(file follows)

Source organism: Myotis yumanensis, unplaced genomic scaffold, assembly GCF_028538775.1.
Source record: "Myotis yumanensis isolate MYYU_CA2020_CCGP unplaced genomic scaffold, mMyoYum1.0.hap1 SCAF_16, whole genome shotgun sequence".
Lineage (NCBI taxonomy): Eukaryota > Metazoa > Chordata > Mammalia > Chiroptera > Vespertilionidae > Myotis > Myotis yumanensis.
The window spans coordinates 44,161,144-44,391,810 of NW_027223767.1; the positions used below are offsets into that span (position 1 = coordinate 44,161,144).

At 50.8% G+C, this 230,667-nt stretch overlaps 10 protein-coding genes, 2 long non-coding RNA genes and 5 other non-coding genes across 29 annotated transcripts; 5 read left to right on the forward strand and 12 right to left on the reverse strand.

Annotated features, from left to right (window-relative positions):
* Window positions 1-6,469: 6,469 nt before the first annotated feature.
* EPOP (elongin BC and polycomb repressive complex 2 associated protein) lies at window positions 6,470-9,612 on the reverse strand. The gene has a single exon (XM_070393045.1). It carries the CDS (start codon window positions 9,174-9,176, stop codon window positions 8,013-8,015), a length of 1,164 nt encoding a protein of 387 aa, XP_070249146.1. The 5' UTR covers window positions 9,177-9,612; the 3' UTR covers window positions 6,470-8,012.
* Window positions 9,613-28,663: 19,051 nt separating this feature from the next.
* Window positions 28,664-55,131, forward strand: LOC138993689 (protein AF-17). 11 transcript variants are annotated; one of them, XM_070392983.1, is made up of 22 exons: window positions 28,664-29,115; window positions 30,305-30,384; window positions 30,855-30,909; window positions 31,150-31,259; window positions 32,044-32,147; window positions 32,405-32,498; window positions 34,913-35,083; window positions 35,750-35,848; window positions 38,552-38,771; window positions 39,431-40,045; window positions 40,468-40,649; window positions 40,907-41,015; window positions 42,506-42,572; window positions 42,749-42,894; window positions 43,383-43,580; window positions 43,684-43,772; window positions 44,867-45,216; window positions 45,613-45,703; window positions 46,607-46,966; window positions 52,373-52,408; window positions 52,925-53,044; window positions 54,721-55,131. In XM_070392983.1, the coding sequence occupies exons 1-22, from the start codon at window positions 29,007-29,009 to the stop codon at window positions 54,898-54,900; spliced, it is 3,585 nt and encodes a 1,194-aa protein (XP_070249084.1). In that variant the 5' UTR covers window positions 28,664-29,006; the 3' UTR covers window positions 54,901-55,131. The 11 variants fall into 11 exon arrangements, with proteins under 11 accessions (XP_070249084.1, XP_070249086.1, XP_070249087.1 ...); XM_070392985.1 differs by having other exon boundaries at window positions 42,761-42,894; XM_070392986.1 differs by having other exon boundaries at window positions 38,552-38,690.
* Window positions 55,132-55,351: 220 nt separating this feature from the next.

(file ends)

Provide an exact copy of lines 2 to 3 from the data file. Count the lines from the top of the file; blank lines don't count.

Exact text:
Source record: "Myotis yumanensis isolate MYYU_CA2020_CCGP unplaced genomic scaffold, mMyoYum1.0.hap1 SCAF_16, whole genome shotgun sequence".
Lineage (NCBI taxonomy): Eukaryota > Metazoa > Chordata > Mammalia > Chiroptera > Vespertilionidae > Myotis > Myotis yumanensis.